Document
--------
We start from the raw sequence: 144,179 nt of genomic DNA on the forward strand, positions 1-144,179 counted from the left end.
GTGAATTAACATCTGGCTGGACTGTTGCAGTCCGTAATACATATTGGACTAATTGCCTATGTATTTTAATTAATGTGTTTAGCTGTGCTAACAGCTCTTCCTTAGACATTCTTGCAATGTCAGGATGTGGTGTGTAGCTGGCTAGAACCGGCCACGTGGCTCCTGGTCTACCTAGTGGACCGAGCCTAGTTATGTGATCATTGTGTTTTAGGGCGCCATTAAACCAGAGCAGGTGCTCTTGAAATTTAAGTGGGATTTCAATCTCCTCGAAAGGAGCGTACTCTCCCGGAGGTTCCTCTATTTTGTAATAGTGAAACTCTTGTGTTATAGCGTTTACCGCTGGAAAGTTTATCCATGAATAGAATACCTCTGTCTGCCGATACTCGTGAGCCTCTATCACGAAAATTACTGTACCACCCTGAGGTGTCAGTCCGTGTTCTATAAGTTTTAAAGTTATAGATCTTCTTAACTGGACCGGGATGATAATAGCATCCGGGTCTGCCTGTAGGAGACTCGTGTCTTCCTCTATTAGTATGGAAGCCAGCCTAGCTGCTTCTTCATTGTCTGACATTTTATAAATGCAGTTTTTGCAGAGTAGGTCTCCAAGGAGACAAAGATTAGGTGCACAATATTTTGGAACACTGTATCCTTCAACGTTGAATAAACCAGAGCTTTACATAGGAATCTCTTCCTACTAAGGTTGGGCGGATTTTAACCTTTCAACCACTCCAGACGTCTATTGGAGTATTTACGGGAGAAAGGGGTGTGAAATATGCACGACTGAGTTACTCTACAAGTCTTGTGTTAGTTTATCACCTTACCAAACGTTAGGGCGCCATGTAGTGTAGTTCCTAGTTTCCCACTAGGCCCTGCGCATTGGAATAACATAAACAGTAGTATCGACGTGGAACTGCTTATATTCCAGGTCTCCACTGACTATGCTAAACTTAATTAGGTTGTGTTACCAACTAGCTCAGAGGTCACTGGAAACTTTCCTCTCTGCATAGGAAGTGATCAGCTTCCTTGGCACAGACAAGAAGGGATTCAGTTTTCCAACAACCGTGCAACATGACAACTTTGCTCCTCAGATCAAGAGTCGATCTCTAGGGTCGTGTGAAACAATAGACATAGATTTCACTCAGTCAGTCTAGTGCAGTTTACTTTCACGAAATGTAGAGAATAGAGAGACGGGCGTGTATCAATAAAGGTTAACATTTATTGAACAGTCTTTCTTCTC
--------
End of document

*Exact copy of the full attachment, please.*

We start from the raw sequence: 144,179 nt of genomic DNA on the forward strand, positions 1-144,179 counted from the left end.
GTGAATTAACATCTGGCTGGACTGTTGCAGTCCGTAATACATATTGGACTAATTGCCTATGTATTTTAATTAATGTGTTTAGCTGTGCTAACAGCTCTTCCTTAGACATTCTTGCAATGTCAGGATGTGGTGTGTAGCTGGCTAGAACCGGCCACGTGGCTCCTGGTCTACCTAGTGGACCGAGCCTAGTTATGTGATCATTGTGTTTTAGGGCGCCATTAAACCAGAGCAGGTGCTCTTGAAATTTAAGTGGGATTTCAATCTCCTCGAAAGGAGCGTACTCTCCCGGAGGTTCCTCTATTTTGTAATAGTGAAACTCTTGTGTTATAGCGTTTACCGCTGGAAAGTTTATCCATGAATAGAATACCTCTGTCTGCCGATACTCGTGAGCCTCTATCACGAAAATTACTGTACCACCCTGAGGTGTCAGTCCGTGTTCTATAAGTTTTAAAGTTATAGATCTTCTTAACTGGACCGGGATGATAATAGCATCCGGGTCTGCCTGTAGGAGACTCGTGTCTTCCTCTATTAGTATGGAAGCCAGCCTAGCTGCTTCTTCATTGTCTGACATTTTATAAATGCAGTTTTTGCAGAGTAGGTCTCCAAGGAGACAAAGATTAGGTGCACAATATTTTGGAACACTGTATCCTTCAACGTTGAATAAACCAGAGCTTTACATAGGAATCTCTTCCTACTAAGGTTGGGCGGATTTTAACCTTTCAACCACTCCAGACGTCTATTGGAGTATTTACGGGAGAAAGGGGTGTGAAATATGCACGACTGAGTTACTCTACAAGTCTTGTGTTAGTTTATCACCTTACCAAACGTTAGGGCGCCATGTAGTGTAGTTCCTAGTTTCCCACTAGGCCCTGCGCATTGGAATAACATAAACAGTAGTATCGACGTGGAACTGCTTATATTCCAGGTCTCCACTGACTATGCTAAACTTAATTAGGTTGTGTTACCAACTAGCTCAGAGGTCACTGGAAACTTTCCTCTCTGCATAGGAAGTGATCAGCTTCCTTGGCACAGACAAGAAGGGATTCAGTTTTCCAACAACCGTGCAACATGACAACTTTGCTCCTCAGATCAAGAGTCGATCTCTAGGGTCGTGTGAAACAATAGACATAGATTTCACTCAGTCAGTCTAGTGCAGTTTACTTTCACGAAATGTAGAGAATAGAGAGACGGGCGTGTATCAATAAAGGTTAACATTTATTGAACAGTCTTTCTTCTC